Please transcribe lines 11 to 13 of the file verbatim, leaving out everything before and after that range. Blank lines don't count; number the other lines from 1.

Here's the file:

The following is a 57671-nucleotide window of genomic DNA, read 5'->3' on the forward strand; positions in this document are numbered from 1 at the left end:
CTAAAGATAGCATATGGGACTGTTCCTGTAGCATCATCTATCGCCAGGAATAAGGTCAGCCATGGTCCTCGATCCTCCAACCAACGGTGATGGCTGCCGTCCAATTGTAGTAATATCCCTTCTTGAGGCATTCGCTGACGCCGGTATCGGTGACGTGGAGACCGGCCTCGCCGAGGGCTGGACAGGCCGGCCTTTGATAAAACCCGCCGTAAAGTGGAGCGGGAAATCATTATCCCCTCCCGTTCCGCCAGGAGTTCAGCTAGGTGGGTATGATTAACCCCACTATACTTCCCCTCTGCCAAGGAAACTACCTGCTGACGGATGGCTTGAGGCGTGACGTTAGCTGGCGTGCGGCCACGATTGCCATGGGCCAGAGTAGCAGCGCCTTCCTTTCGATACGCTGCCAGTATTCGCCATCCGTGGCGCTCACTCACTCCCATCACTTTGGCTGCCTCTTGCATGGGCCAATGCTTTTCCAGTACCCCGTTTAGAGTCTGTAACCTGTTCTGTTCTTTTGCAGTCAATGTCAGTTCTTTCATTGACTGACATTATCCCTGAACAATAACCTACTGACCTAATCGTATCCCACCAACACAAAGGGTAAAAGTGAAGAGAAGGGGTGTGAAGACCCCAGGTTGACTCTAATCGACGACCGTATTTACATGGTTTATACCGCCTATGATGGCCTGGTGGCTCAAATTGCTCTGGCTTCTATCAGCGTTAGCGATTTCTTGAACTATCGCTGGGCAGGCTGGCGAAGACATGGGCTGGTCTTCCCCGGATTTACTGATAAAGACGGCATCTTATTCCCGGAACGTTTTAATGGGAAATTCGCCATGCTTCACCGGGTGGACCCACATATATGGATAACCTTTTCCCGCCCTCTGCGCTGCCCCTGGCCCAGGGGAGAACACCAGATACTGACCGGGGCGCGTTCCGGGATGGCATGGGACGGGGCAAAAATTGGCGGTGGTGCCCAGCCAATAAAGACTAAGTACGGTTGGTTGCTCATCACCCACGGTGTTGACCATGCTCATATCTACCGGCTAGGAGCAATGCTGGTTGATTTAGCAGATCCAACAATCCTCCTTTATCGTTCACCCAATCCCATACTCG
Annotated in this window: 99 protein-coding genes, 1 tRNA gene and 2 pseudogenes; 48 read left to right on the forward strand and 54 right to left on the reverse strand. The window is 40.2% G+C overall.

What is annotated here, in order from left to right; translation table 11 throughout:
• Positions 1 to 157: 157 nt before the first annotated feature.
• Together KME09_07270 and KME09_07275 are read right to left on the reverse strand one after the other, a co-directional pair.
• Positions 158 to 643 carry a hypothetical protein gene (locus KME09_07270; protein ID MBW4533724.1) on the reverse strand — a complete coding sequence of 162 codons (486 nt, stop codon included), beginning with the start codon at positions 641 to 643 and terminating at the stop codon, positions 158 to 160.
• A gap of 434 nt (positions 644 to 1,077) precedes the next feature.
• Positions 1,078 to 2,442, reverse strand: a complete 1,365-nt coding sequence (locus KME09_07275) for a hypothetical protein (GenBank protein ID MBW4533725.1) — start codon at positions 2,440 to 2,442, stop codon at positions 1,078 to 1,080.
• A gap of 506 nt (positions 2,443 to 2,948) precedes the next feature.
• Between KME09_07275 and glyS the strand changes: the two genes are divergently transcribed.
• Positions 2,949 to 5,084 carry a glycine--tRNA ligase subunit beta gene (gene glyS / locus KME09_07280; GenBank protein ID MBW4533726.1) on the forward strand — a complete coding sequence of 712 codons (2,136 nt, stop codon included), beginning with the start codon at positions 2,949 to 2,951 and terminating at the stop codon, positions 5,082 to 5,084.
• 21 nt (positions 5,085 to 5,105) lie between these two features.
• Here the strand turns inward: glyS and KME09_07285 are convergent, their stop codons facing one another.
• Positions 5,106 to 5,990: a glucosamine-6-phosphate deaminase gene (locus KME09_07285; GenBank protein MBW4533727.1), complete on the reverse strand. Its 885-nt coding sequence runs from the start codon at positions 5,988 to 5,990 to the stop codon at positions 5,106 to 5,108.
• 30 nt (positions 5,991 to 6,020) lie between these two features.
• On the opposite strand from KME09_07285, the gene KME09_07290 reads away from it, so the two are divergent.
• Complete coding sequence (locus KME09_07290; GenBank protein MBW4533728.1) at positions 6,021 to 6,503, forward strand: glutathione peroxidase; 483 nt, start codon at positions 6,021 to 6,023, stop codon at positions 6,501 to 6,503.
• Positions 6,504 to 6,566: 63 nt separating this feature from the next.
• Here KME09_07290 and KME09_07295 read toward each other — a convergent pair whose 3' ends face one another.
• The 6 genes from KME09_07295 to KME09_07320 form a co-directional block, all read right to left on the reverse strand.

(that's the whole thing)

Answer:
• Between KME09_07275 and glyS the strand changes: the two genes are divergently transcribed.
• Positions 2,949 to 5,084 carry a glycine--tRNA ligase subunit beta gene (gene glyS / locus KME09_07280; GenBank protein ID MBW4533726.1) on the forward strand — a complete coding sequence of 712 codons (2,136 nt, stop codon included), beginning with the start codon at positions 2,949 to 2,951 and terminating at the stop codon, positions 5,082 to 5,084.
• 21 nt (positions 5,085 to 5,105) lie between these two features.